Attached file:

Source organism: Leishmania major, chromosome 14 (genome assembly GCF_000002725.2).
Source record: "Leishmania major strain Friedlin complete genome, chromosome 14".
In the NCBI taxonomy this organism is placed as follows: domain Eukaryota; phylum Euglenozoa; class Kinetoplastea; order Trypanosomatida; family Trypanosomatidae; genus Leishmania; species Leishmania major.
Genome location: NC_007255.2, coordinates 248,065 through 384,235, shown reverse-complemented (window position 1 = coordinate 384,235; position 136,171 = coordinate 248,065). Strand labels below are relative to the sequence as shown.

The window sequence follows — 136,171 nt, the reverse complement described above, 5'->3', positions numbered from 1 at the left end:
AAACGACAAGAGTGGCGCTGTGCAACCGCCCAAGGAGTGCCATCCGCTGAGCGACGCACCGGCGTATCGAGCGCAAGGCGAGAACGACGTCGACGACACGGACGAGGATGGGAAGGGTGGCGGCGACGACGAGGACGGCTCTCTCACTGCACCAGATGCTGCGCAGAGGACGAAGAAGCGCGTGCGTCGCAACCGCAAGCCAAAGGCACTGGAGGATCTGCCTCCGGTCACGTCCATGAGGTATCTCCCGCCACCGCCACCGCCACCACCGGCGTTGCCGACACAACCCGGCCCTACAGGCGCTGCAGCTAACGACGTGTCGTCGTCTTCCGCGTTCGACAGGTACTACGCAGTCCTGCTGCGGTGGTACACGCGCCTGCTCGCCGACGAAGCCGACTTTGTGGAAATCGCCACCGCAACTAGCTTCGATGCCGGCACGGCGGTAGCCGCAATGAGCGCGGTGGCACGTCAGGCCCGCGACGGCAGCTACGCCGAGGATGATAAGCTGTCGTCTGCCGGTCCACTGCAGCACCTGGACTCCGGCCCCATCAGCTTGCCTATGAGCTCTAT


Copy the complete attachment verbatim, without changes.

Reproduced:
Source organism: Leishmania major, chromosome 14 (genome assembly GCF_000002725.2).
Source record: "Leishmania major strain Friedlin complete genome, chromosome 14".
In the NCBI taxonomy this organism is placed as follows: domain Eukaryota; phylum Euglenozoa; class Kinetoplastea; order Trypanosomatida; family Trypanosomatidae; genus Leishmania; species Leishmania major.
Genome location: NC_007255.2, coordinates 248,065 through 384,235, shown reverse-complemented (window position 1 = coordinate 384,235; position 136,171 = coordinate 248,065). Strand labels below are relative to the sequence as shown.

The window sequence follows — 136,171 nt, the reverse complement described above, 5'->3', positions numbered from 1 at the left end:
AAACGACAAGAGTGGCGCTGTGCAACCGCCCAAGGAGTGCCATCCGCTGAGCGACGCACCGGCGTATCGAGCGCAAGGCGAGAACGACGTCGACGACACGGACGAGGATGGGAAGGGTGGCGGCGACGACGAGGACGGCTCTCTCACTGCACCAGATGCTGCGCAGAGGACGAAGAAGCGCGTGCGTCGCAACCGCAAGCCAAAGGCACTGGAGGATCTGCCTCCGGTCACGTCCATGAGGTATCTCCCGCCACCGCCACCGCCACCACCGGCGTTGCCGACACAACCCGGCCCTACAGGCGCTGCAGCTAACGACGTGTCGTCGTCTTCCGCGTTCGACAGGTACTACGCAGTCCTGCTGCGGTGGTACACGCGCCTGCTCGCCGACGAAGCCGACTTTGTGGAAATCGCCACCGCAACTAGCTTCGATGCCGGCACGGCGGTAGCCGCAATGAGCGCGGTGGCACGTCAGGCCCGCGACGGCAGCTACGCCGAGGATGATAAGCTGTCGTCTGCCGGTCCACTGCAGCACCTGGACTCCGGCCCCATCAGCTTGCCTATGAGCTCTAT